The report revealed the proportion of public and community housing stock has continued to dwindle in Australia since 1981, with figures for 2021 detailing 3.8% of all housing stock is designated to affordable and social housing. 

Proportion of Affordable Housing Stock.JPG

Research from the University of New South Wales City Futures Research Fund in collaboration with Community Housing Industry Association detailed as of the 2021 census night, 640,000 Australian households are not in appropriate housing, while one in 15 are experiencing homelessness, overcrowding or rental stress. 

The research revealed by 2041 an additional 300,000 households will not be living in appropriate housing - a total of 940,000 Australian households. 

National Shelter CEO Emma Green said unmet needs will continue to grow unless supply reaches the right people.

“This is not a problem that can simply be left to the market,” Ms Green said. 

“Meeting the needs of households will require intervention and investment starting with at least 25,000 new social and affordable homes annually in the near future to house the approximate one in ten households whose needs will not otherwise be met.” 

Under the National Housing Accord, a million new homes will be built from 2024, comprising a total of 20,000 per year - with each state and territory contributing 10,000. 

Housing Industry Association’s (HIA) latest quarterly forecasts detailed Australia is on track to achieve the construction of 965,760 homes in the five years to 2028.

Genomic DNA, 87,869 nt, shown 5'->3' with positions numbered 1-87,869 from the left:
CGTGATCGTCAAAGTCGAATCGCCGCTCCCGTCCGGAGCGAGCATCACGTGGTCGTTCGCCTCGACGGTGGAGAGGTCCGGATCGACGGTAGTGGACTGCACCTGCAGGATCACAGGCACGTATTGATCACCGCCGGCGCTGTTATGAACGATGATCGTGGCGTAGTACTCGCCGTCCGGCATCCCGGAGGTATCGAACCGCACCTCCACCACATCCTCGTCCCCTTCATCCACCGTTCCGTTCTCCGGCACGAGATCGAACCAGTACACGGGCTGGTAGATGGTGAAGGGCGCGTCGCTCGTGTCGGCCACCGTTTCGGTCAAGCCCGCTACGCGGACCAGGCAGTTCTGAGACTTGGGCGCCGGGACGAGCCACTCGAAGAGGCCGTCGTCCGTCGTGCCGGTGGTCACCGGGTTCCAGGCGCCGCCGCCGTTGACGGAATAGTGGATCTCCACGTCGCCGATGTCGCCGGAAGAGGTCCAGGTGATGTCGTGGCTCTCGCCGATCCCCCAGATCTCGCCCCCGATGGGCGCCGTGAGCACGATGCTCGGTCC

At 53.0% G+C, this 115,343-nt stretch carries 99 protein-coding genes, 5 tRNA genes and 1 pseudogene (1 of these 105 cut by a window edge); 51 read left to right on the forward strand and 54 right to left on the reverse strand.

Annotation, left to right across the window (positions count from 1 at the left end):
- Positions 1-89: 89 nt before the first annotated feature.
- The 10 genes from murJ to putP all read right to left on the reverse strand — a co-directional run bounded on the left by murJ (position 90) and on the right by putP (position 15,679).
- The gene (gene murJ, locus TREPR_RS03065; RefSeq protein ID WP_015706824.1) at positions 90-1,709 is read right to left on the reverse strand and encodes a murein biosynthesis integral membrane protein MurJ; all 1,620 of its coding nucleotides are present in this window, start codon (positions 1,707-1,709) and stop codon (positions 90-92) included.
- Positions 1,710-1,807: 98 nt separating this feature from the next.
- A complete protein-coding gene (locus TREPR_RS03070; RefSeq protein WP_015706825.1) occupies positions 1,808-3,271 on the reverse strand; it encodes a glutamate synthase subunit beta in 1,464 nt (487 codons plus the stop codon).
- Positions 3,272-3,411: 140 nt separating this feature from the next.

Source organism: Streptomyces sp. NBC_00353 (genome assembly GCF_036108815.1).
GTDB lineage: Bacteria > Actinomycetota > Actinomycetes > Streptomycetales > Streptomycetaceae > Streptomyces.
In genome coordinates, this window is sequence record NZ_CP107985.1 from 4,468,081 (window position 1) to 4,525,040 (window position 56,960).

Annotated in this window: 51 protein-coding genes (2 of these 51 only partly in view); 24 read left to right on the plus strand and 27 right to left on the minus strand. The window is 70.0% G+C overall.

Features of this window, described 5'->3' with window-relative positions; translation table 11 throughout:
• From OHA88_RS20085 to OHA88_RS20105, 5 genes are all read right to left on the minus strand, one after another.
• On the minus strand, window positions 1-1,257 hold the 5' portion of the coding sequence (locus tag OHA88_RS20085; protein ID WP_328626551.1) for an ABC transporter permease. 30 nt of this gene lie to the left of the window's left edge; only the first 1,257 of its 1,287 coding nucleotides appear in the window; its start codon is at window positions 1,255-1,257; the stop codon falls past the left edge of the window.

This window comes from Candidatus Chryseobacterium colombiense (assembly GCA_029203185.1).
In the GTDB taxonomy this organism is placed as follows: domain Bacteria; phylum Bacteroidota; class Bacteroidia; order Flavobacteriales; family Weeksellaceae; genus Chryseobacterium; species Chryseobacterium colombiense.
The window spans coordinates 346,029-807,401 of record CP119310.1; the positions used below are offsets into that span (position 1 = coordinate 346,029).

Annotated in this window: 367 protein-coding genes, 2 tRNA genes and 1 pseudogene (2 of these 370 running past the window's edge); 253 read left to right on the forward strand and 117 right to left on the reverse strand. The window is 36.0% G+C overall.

This falls nearly 35,000 short of the target of a million homes outlined by the initial Housing Accord. 

Importantly, HIA’s forecasts assume no further increases in the cash rate, ongoing growth in the number of multi units constructed and a return of overseas migrants, students and tourists. 

“If, however, the RBA continues to increase the cash rate in 2023, this forecast will be downgraded significantly,” HIA said. 

RBA to deliver no ho-ho-holiday joy

The RBA is expected to increase the cash rate by 25 basis points again  in December

This increase would mark the seventh-consecutive increase to the cash rate, marking 300 basis points of tightening since May.

Many economists don't see a halt in the fast pace of interest rate tightening until mid-2023 or when the cash rate reaches up to 3.85%.

Speaking earlier this month, RBA Deputy Governor Michelle Bullock said the rental market is one of the key domestic factors the RBA is monitoring closely in terms of inflation forecasts and policy.